Trenton Democrats’ continuing quest to turn Governor Christie’s strongest issue against him suffered a set back yesterday when AshBritt CEO Randall Perkins won over Democratic members of a Joint Legislative Oversight Committee and flummoxed presumed gubernatorial nominee Barbara Buono by calling her on the political motivation of her questioning.
Facing four hours of questioning by the bi-partisan committee chaired by Senator Bob Gordon (D-Bergen), Perkins frequently praised the legislators for exercising their oversight duties, while combatively swatting back Democratic allegations of impropriety disguised as questions.
Assemblyman Ralph Caputo (D-Essex) praised Perkins as a “take charge type of guy” who performed well at the hearing and whose company did an excellent job cleaning up much of coastal New Jersey in the aftermath of Superstorm Sandy.
Buono and Senator Loretta Weinberg were the chief attack dogs for the Democrats. Republicans on the committee, lead by Senator Joe Kyrillos and Assembly Minority Leader Jon Bramnick frequently derided for the “campaign rally” type of rhetoric coming from Democratic questioners.
Buono gasped and became inaudible on the live internet feed of the proceeding when, towards the end of the hearing while attempting to rehash ground already covered, Perkins said, “with all due respect, you’re running for governor.” When Buono composed herself, she snapped back at Perkins denying political motivations and proclaiming how important the cost of shore clean up is to her 18th district constituents in the Middlesex County towns of East Brunswick, Edison, Helmetta, Highland Park,
Metuchen, South Plainfield, and South River. Perkins smirked during Buono’s angry retort, according to a tweet by Philadelphia Inquirer reporter Matt Katz.
The Democrats had hope to elicit testimony to demonstrate that the Christie administration was motivated by cronyism in awarding AshBritt the State’s post-Sandy clean up contract, that AshBritt overcharged municipalities that piggybacked on that contract and that FEMA reimbursement was at risk to the towns that used the contact because it was first negotiated by Connecticut in 2008.
Perkins retorted that there was “zero risk” that FEMA would not reimburse towns for his firm’s work. He said that FEMA “was at the table” and “blessed” the contract while it was being negotiated. He referred the committee to the Attorney General’s office for documentation of the “blessing.”
He said that New Jersey got “the best contractor at discount rates” by using the 2008 Connecticut contract. He said that he would have been willing to negotiate, but implied that his firms rates would have gone higher. “The Connecticut contract would have been my starting point.” He pointed the New York, whose clean up was managed by the Army Corp of Engineers, at higher rates. New York is still being cleaned up, with the Fire Island clean up just starting.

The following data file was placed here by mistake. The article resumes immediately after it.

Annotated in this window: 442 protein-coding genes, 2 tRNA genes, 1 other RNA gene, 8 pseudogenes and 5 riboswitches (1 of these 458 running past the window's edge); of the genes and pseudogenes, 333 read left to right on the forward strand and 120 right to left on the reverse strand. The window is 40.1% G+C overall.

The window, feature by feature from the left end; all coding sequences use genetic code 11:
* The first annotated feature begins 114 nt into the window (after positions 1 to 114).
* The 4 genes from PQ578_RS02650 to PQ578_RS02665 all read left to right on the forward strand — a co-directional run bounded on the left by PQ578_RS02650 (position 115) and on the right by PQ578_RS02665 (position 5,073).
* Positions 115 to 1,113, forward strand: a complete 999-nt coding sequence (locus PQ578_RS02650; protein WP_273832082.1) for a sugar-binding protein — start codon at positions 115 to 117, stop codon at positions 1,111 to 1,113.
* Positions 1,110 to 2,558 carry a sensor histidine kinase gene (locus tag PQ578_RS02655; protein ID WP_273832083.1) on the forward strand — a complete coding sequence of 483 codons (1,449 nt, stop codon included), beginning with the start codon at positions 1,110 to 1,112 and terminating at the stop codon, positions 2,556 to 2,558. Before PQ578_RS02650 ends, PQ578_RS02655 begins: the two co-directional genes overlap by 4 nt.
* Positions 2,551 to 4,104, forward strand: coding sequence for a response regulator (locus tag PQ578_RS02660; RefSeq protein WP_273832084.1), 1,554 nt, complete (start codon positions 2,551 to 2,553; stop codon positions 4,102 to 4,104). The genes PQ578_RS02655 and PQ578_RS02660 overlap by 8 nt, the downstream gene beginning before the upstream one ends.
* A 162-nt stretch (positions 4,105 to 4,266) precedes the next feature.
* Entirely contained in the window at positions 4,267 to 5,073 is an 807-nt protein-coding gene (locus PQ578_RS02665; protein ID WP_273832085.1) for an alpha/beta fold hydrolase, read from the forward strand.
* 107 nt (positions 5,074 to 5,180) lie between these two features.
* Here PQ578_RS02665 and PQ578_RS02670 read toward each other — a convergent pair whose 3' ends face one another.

Perkins said there was only one New Jersey town that used outside contractors for Sandy clean up that got a better financial deal than his customers got.
State Senator Joe Kyrillos frequently chastised his Democratic colleagues for politicising the Sandy clean up efforts. “For those of you who don’t live in the areas affected, I don’t think you have any idea what was it like,” Kryillos said.
Following the hearing, Kryillos issued this statement:
The residents of my district, and so many others, were devastated by Hurricane Sandy. There is nothing that matters more to them than returning their homes and communities to normal, and that process began once the waters receded with cleanup.
Fortunately, that cleanup process was expedited by a sound decision by the Christie Administration to put an emergency contract in place with a firm that was tested under extreme weather events like Hurricane Katrina.
Today’s hearing taught us that the Governor acted in the best interests of the people of this state and in a manner that will withstand scrutiny by the federal government and most importantly, secure the federal funding for reimbursement.
We also learned that there are some who, in their relentless campaign to criticize the governor, will even politicize a natural disaster. That is perhaps the most important lesson from today’s political theater, and it is disgraceful.
More hearings could be coming. Gordon told the Asbury Park Press that he would like to hear from AshBritt’s competitors, municipal officials and members of the Christie administration who decided on hiring the Florida firm.